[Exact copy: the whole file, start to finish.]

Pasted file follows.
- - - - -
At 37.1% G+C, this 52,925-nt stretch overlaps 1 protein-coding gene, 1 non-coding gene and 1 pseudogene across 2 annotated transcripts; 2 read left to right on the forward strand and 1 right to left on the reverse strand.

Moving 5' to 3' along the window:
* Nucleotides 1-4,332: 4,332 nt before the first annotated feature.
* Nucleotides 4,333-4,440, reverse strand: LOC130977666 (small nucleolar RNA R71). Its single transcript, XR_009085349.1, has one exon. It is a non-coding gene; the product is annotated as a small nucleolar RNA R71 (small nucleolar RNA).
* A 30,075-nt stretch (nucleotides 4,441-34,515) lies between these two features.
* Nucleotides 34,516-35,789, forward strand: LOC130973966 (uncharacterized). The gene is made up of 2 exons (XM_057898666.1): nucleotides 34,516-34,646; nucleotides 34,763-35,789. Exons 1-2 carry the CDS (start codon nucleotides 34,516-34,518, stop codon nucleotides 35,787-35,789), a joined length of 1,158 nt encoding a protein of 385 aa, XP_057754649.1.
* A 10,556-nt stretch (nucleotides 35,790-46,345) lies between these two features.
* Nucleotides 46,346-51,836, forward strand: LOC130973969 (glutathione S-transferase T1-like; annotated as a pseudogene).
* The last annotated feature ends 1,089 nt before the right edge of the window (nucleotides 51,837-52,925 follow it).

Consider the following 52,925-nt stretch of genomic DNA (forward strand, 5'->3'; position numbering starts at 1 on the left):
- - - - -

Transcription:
At 37.1% G+C, this 52,925-nt stretch overlaps 1 protein-coding gene, 1 non-coding gene and 1 pseudogene across 2 annotated transcripts; 2 read left to right on the forward strand and 1 right to left on the reverse strand.

Moving 5' to 3' along the window:
* Nucleotides 1-4,332: 4,332 nt before the first annotated feature.
* Nucleotides 4,333-4,440, reverse strand: LOC130977666 (small nucleolar RNA R71). Its single transcript, XR_009085349.1, has one exon. It is a non-coding gene; the product is annotated as a small nucleolar RNA R71 (small nucleolar RNA).
* A 30,075-nt stretch (nucleotides 4,441-34,515) lies between these two features.
* Nucleotides 34,516-35,789, forward strand: LOC130973966 (uncharacterized). The gene is made up of 2 exons (XM_057898666.1): nucleotides 34,516-34,646; nucleotides 34,763-35,789. Exons 1-2 carry the CDS (start codon nucleotides 34,516-34,518, stop codon nucleotides 35,787-35,789), a joined length of 1,158 nt encoding a protein of 385 aa, XP_057754649.1.
* A 10,556-nt stretch (nucleotides 35,790-46,345) lies between these two features.
* Nucleotides 46,346-51,836, forward strand: LOC130973969 (glutathione S-transferase T1-like; annotated as a pseudogene).
* The last annotated feature ends 1,089 nt before the right edge of the window (nucleotides 51,837-52,925 follow it).

Consider the following 52,925-nt stretch of genomic DNA (forward strand, 5'->3'; position numbering starts at 1 on the left):